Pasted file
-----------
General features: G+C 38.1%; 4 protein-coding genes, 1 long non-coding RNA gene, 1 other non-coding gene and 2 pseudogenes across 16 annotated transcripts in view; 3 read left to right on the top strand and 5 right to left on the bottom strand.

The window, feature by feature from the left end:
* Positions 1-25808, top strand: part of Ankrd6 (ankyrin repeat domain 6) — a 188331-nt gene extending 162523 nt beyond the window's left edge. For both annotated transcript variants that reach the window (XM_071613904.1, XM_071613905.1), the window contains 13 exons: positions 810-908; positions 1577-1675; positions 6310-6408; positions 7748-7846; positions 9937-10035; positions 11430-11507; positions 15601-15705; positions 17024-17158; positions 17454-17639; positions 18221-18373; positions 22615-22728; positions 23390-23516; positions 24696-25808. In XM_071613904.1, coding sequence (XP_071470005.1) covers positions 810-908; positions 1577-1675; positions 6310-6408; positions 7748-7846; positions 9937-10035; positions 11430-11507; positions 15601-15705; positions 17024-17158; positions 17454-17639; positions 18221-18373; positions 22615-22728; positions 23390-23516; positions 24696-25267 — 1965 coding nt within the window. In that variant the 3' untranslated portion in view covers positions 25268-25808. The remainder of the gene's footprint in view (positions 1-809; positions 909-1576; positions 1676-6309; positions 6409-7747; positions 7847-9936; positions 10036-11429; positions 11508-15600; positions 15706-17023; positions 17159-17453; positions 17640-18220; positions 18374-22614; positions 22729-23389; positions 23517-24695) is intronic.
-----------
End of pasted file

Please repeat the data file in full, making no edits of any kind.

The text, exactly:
General features: G+C 38.1%; 4 protein-coding genes, 1 long non-coding RNA gene, 1 other non-coding gene and 2 pseudogenes across 16 annotated transcripts in view; 3 read left to right on the top strand and 5 right to left on the bottom strand.

The window, feature by feature from the left end:
* Positions 1-25808, top strand: part of Ankrd6 (ankyrin repeat domain 6) — a 188331-nt gene extending 162523 nt beyond the window's left edge. For both annotated transcript variants that reach the window (XM_071613904.1, XM_071613905.1), the window contains 13 exons: positions 810-908; positions 1577-1675; positions 6310-6408; positions 7748-7846; positions 9937-10035; positions 11430-11507; positions 15601-15705; positions 17024-17158; positions 17454-17639; positions 18221-18373; positions 22615-22728; positions 23390-23516; positions 24696-25808. In XM_071613904.1, coding sequence (XP_071470005.1) covers positions 810-908; positions 1577-1675; positions 6310-6408; positions 7748-7846; positions 9937-10035; positions 11430-11507; positions 15601-15705; positions 17024-17158; positions 17454-17639; positions 18221-18373; positions 22615-22728; positions 23390-23516; positions 24696-25267 — 1965 coding nt within the window. In that variant the 3' untranslated portion in view covers positions 25268-25808. The remainder of the gene's footprint in view (positions 1-809; positions 909-1576; positions 1676-6309; positions 6409-7747; positions 7847-9936; positions 10036-11429; positions 11508-15600; positions 15706-17023; positions 17159-17453; positions 17640-18220; positions 18374-22614; positions 22729-23389; positions 23517-24695) is intronic.